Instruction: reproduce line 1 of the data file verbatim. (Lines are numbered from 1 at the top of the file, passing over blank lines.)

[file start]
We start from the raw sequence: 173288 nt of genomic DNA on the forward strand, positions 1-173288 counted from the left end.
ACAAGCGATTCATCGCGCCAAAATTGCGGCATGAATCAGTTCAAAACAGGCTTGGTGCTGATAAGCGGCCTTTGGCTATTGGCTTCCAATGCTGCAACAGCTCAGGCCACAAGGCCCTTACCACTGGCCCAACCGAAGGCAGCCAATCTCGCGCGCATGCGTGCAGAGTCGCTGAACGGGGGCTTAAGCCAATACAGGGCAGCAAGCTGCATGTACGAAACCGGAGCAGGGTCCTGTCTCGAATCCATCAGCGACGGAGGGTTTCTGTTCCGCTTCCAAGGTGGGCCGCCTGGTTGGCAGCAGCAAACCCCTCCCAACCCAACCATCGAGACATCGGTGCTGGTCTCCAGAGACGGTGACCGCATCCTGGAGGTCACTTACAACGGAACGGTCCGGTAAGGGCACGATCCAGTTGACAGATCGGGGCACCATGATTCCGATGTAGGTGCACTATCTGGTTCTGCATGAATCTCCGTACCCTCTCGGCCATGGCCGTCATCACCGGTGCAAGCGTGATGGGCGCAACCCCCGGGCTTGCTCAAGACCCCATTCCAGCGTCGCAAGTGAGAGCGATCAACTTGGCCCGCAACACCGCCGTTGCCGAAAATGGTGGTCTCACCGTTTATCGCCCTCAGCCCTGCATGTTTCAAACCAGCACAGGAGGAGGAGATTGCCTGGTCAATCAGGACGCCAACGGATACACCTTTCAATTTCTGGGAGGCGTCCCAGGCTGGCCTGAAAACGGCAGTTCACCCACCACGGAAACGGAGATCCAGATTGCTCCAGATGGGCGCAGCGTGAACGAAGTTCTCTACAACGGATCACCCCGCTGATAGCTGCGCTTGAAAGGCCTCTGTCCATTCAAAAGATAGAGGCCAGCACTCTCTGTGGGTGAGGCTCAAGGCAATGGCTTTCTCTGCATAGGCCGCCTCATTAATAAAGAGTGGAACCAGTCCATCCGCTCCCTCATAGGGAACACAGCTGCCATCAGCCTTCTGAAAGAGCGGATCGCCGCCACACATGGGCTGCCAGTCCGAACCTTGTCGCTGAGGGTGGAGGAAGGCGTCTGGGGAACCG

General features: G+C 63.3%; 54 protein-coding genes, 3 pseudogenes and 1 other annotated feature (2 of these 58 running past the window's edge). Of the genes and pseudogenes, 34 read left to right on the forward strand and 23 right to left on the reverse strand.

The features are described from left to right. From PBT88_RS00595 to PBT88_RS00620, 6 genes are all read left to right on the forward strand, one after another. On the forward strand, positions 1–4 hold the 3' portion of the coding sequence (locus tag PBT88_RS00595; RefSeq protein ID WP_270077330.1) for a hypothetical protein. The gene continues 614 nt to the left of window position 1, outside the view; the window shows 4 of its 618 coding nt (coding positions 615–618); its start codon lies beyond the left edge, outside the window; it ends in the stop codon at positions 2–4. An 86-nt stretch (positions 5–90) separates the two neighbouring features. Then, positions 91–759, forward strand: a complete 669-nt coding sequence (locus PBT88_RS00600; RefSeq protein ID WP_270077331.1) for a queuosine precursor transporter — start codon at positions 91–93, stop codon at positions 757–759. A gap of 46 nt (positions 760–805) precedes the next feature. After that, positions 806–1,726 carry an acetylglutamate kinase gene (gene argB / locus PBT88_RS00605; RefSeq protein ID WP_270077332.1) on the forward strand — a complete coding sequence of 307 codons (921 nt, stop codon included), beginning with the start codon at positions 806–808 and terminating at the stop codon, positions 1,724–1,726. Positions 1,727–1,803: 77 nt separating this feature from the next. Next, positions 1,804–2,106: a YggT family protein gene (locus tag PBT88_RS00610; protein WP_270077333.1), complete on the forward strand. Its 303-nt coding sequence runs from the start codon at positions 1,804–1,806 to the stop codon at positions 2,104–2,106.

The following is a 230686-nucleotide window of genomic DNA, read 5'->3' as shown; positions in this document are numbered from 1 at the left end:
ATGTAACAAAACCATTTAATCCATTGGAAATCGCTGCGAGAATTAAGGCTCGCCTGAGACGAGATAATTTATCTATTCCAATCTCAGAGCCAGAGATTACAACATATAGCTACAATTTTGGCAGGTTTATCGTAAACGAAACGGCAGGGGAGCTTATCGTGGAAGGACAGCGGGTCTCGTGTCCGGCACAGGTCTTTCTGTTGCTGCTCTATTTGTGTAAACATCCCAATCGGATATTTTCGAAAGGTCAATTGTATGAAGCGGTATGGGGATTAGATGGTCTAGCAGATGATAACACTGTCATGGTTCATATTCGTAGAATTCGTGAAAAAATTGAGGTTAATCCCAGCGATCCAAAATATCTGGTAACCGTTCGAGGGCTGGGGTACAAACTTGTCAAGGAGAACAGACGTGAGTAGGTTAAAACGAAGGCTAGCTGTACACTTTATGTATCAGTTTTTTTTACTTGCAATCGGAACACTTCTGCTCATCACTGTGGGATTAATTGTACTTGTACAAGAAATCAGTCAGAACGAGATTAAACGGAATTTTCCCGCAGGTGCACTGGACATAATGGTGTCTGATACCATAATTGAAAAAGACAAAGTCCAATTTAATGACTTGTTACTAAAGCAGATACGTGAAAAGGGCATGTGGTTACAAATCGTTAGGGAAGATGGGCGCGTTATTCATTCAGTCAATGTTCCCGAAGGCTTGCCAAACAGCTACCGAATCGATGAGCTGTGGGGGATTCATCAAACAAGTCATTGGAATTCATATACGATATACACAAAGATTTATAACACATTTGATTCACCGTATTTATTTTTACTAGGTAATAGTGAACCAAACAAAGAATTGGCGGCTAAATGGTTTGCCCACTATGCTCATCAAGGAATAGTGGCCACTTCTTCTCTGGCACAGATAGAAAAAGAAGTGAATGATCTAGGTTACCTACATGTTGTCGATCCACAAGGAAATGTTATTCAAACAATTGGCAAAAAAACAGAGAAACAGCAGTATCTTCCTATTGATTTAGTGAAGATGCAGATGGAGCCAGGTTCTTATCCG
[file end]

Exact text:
We start from the raw sequence: 173288 nt of genomic DNA on the forward strand, positions 1-173288 counted from the left end.